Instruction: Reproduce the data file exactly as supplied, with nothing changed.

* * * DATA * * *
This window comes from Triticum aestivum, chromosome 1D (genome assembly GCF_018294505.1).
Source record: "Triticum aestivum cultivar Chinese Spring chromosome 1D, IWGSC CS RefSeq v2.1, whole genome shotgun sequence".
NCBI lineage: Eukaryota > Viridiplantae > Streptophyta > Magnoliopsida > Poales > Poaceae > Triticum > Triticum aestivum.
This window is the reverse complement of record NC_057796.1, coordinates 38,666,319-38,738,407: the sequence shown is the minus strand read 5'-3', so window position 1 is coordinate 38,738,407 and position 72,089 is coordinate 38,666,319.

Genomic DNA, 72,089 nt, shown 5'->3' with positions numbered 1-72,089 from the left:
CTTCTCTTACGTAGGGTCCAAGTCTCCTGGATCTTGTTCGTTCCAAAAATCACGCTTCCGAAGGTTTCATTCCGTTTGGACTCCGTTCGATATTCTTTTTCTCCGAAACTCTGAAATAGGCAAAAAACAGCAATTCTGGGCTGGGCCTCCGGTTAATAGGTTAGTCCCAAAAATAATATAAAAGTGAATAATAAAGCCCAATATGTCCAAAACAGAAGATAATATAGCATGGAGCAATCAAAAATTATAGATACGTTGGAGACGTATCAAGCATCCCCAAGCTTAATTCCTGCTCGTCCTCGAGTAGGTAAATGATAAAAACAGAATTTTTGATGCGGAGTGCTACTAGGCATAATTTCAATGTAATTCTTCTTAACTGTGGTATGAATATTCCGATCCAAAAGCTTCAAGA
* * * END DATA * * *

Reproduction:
This window comes from Triticum aestivum, chromosome 1D (genome assembly GCF_018294505.1).
Source record: "Triticum aestivum cultivar Chinese Spring chromosome 1D, IWGSC CS RefSeq v2.1, whole genome shotgun sequence".
NCBI lineage: Eukaryota > Viridiplantae > Streptophyta > Magnoliopsida > Poales > Poaceae > Triticum > Triticum aestivum.
This window is the reverse complement of record NC_057796.1, coordinates 38,666,319-38,738,407: the sequence shown is the minus strand read 5'-3', so window position 1 is coordinate 38,738,407 and position 72,089 is coordinate 38,666,319.

Genomic DNA, 72,089 nt, shown 5'->3' with positions numbered 1-72,089 from the left:
CTTCTCTTACGTAGGGTCCAAGTCTCCTGGATCTTGTTCGTTCCAAAAATCACGCTTCCGAAGGTTTCATTCCGTTTGGACTCCGTTCGATATTCTTTTTCTCCGAAACTCTGAAATAGGCAAAAAACAGCAATTCTGGGCTGGGCCTCCGGTTAATAGGTTAGTCCCAAAAATAATATAAAAGTGAATAATAAAGCCCAATATGTCCAAAACAGAAGATAATATAGCATGGAGCAATCAAAAATTATAGATACGTTGGAGACGTATCAAGCATCCCCAAGCTTAATTCCTGCTCGTCCTCGAGTAGGTAAATGATAAAAACAGAATTTTTGATGCGGAGTGCTACTAGGCATAATTTCAATGTAATTCTTCTTAACTGTGGTATGAATATTCCGATCCAAAAGCTTCAAGA